Run away. Run away.

Watch out. This “pushover” bites.

I’ve pulled “When Libby.”

Many readers love the book. A typical reaction is this recent 5-start Goodreads review:

great story of personal growth. funny quirky, with a bit of romance tossed in. :) was a great read.

But I can’t ignore the fact that many readers also hate hate hate it. They think Libby is too much of a “pushover.”

Honestly, this represents a major disconnect for me. Take for example the crucial scene toward the end of the book where Libby confronts her overbearing bullyish sister.

[SPOILER ALERT. This excerpt gives away one of the book’s plot twists — turn back now if you haven’t read the novel :-)]

Here it is:

But Libby sidestepped to keep Gina from walking past her.“How dare you do that to me, Gina.”

“Do what?” She met Libby’s eyes again, this time cocking her chin. “How did it hurt you? You didn’t know. Besides, you weren’t right for him. You didn’t love him. You weren’t giving him any.”

“I was giving him plenty.” Libby’s voice was rising but she didn’t care anymore, if she woke Paul. Waves of anger were passing through her, so violently that her teeth chattered. “You bitch.”

”You’re overreacting, Libby,” Gina said uneasily. “Anyway, what does he matter anymore? He cheated on you. What do you want with someone who cheats on you?”

“EXACTLY!” The last wave broke and the words were almost a howl. “And the answer is NOTHING. Which is why you are OUT of here, Gina. Tomorrow morning. And you’re not my sister anymore, do you hear me? You’re not my sister ANYMORE.”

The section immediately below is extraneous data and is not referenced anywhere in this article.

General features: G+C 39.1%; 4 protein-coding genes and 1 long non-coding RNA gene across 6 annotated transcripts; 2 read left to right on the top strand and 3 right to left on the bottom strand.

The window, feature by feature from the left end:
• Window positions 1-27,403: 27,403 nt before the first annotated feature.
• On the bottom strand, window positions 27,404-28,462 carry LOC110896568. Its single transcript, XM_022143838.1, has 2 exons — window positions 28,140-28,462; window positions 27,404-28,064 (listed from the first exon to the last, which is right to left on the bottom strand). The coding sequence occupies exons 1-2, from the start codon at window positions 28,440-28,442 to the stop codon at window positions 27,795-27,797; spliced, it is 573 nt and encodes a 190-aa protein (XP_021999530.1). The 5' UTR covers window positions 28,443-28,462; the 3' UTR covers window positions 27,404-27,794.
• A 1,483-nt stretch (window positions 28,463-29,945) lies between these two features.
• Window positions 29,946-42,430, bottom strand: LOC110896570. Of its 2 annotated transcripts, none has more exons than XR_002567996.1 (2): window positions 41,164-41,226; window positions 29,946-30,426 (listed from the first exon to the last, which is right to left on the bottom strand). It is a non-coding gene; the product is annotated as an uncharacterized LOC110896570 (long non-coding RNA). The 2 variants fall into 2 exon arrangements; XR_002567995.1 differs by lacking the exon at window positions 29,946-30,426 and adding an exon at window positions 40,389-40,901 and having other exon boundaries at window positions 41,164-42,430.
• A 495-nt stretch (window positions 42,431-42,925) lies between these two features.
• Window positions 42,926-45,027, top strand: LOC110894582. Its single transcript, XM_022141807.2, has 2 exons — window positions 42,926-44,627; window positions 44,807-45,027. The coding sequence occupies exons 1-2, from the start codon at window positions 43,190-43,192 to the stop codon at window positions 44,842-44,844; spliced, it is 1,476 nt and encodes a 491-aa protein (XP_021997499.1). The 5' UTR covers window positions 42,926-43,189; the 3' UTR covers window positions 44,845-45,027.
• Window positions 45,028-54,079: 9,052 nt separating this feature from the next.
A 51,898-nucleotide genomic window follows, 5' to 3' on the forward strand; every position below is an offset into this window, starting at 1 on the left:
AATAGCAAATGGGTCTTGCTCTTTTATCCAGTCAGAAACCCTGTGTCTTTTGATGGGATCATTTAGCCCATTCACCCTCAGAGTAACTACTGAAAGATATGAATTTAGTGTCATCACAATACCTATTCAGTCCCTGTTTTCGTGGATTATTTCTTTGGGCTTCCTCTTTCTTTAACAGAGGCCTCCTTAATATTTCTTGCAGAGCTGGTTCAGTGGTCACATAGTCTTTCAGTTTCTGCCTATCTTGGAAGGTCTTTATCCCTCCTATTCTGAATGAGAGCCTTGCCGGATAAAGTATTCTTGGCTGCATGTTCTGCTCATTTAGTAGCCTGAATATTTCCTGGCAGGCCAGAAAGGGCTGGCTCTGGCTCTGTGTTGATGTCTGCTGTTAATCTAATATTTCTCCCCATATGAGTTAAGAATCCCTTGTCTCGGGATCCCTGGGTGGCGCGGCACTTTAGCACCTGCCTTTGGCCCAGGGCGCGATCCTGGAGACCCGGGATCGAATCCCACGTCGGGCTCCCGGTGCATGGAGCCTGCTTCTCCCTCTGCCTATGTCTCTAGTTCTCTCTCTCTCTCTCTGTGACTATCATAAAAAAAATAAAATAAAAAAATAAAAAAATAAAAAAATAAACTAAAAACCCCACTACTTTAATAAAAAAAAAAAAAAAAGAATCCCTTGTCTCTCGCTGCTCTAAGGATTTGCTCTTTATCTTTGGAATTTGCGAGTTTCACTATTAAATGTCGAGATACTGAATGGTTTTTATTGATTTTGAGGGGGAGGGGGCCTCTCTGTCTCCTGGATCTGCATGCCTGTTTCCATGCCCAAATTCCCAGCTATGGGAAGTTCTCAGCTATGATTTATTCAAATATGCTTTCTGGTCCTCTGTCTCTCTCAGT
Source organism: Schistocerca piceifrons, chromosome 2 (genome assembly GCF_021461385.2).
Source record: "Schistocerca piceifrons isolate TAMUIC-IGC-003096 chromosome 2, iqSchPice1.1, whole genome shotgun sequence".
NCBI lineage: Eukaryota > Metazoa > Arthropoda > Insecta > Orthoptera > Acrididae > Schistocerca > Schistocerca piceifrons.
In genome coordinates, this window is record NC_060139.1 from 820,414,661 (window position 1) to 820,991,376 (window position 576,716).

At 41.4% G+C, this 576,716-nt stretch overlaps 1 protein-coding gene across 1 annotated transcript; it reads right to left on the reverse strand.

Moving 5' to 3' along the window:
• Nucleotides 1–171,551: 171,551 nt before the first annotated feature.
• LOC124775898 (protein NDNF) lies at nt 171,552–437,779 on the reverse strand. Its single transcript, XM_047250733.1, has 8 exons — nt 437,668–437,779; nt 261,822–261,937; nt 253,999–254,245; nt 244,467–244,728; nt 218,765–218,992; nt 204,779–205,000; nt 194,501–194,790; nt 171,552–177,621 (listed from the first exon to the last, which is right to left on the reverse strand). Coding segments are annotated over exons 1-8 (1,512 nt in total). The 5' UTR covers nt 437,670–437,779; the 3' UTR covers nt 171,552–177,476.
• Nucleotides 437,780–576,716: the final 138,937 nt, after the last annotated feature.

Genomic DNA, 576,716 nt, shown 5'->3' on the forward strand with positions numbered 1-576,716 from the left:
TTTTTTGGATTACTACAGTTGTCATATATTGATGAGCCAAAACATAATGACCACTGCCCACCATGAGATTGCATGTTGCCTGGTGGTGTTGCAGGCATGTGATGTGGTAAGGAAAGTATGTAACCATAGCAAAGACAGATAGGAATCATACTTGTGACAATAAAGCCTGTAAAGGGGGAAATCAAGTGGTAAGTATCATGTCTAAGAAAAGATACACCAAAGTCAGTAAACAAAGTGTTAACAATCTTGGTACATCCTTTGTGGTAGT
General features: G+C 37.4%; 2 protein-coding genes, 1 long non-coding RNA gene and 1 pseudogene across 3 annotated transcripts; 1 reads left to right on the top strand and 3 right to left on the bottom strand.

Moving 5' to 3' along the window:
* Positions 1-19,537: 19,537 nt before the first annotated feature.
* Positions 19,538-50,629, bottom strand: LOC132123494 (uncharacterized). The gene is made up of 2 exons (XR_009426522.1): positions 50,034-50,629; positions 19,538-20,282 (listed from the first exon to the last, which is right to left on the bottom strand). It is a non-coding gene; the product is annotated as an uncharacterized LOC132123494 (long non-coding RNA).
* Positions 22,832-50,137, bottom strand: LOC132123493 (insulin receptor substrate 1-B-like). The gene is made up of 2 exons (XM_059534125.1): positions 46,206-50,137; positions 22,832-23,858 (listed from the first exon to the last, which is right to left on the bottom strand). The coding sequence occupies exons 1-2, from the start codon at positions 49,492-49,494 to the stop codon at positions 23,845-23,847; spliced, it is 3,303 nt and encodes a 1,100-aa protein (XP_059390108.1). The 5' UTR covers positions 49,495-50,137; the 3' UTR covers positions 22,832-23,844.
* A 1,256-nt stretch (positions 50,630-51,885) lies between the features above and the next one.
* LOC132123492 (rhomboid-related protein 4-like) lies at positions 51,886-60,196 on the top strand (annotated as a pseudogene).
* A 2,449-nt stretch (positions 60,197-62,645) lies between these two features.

“You’re just saying that, Libby—”

Libby bared her teeth. She couldn’t believe Gina was still trying to weasel her way out of it. “If you don’t get out of my sight right now,” she hissed, “I swear, I will hurt you. I will beat you to a pulp.”

Libby doesn’t beat Gina to a pulp. In fact, she restrains herself from slapping Gina.

But that’s not the same as being a pushover. On the contrary, in this scene Libby — without resorting to physical violence <coff> — sets a critical personal boundary.

Libby’s troubles are far from over, but the scene is a pivot point. She’s begun the process of clearing the toxic people out of her life. And she’s neutralized Gina, who prior to this scene was beginning to move in on Dean . . .

But just because I considered that to be a pivotal scene doesn’t mean I’m right, at least not in a way that matters.

Unfortunately, defending the book isn’t really a tenable reaction.

I can’t fight you — “you” meaning the readers who dislike my protag so strongly.

If you say Libby is too much a pushover, well, you’re right. She’s too much of a pushover.

So I’m revising the book so that it will communicate more clearly that yes, Libby did grow stronger over time.

I’ll keep you posted . . .



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